COAL CITY – In a sea of the Coaler colors of green and white, a purple ribbon stood out on the graduation robes of the Class of 2014 Sunday as seniors graduated from Coal City High School.
Absent from the lineup was classmate Alyssa Swyndro, who died Feb. 1, 2013, at age 16 from injuries sustained in a single-vehicle accident in the 6800 block of Whitetie Road. Her spirit lived on with her classmates as they donned purple ribbons to honor her memory as they crossed the stage.
“We had students who wanted to do something for Alyssa,” Principal Mitch Hamann said. “We’ve changed the lights outside to purple, and we’ve made purple ribbons for those who want to wear them. Purple was Alyssa’s favorite color.”
Swyndro’s best friends, Jordyn Peterman and Sarah Olson, said the day was bittersweet for them as they got ready for their life after high school without one of the people they built their dreams with.
“We had it planned. We were going to go to college together,” Peterman said. “She would be the one who would go the furthest.”
Olson said they believed that because Swyndro was the smartest of their trio.
“This is not anything like what we thought the day would be,” Olson said. “We’re glad we’re graduating, but we are sad to be doing it without her.”
As with most graduations, the day was filled with reflections, as well as anticipation for the future.
Megan McClean said prom was her favorite thing in the four years she spent at Coal City High School.
“Prom was the last time the class got to spend together,” McClean said.
For others, like Miranda Carter and James Harris, participation in sports is the memory they will carry with them as they move forward in their life journey.
Superintendent Kent Bugg said the district will miss this class of seniors.
“Academically and extracurricular, they excelled,” Bugg said. “They will be a hard class to replace.”
Hamann told the crowd gathered to watch the graduation, that the previous 99 classes paved the way for this class – and they did not disappoint them.
He talked of how they came together to console one another after the loss of Swyndro and worked together in the face of disaster, as they volunteered after the Nov. 17 tornado that hit their community.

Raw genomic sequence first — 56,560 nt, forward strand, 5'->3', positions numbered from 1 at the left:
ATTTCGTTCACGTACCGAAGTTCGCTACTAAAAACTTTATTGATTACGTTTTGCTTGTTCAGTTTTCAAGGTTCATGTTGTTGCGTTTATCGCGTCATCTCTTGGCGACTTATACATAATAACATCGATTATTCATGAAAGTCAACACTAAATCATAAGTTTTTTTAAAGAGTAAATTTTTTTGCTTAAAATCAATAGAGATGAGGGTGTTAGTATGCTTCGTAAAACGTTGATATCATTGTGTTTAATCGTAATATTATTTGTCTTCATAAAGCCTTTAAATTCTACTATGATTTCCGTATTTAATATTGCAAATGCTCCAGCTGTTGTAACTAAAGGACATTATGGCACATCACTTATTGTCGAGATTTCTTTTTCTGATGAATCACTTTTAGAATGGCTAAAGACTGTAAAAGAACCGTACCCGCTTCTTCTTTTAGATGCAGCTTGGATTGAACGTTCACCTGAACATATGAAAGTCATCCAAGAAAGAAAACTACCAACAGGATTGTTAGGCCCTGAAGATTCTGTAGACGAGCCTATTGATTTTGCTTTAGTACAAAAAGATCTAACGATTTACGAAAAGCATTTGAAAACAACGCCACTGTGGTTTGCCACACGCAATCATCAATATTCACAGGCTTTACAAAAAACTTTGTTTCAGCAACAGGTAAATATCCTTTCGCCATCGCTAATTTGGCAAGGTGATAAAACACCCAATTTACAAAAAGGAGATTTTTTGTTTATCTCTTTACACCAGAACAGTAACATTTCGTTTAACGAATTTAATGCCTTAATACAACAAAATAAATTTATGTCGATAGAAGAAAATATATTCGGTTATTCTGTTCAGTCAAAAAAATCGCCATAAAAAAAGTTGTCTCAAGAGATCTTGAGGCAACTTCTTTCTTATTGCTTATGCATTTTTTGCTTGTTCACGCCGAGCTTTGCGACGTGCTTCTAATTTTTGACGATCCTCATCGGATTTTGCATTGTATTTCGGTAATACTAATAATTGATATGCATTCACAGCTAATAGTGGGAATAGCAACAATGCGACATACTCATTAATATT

Charles Elledge, president of the senior class, addressed the audience during opening remarks and left the crowd laughing.
“This year, it’s different. We aren’t just another graduating class,” he said. “We are the greatest class to grace the halls of Coal City High School.”
He told the teachers that just because they were graduating, didn’t mean it was the end of their time together.
“I expect you to accept my Facebook friend request tonight,” he said.
Salutatorian Kassidy Aldridge told her classmate to live in the now.
“Find something you are passionate about,” she said.
Valedictorian Clay Kauzlaric compared each year of high school to running one mile on the track, with four laps the four years spent at Coal City.
“When you make the last lap you are happy because you are almost done,” he said.
He said he’s never been sad after a race when his mile was done.
“I’ve wanted to be valedictorian since the sixth grade. This speech has been seven years in the making,” he said.
He said he personally wouldn’t want to live anywhere else.
Then it was time to award the diplomas. Each student’s name was called out as they crossed the stage, drawing excited cheers from the crowd.
This year, 156 students graduated Coal City High School, with 142 walking across the stage.
Some advice for incoming freshmen from the Class of 2014:
“Don’t ditch class and do your homework.” – Miranda Carter
“Don’t take Spanish.” – James Harris.
“Stick with your friends. Study hard, it’s going to matter most.” – Carly Seeley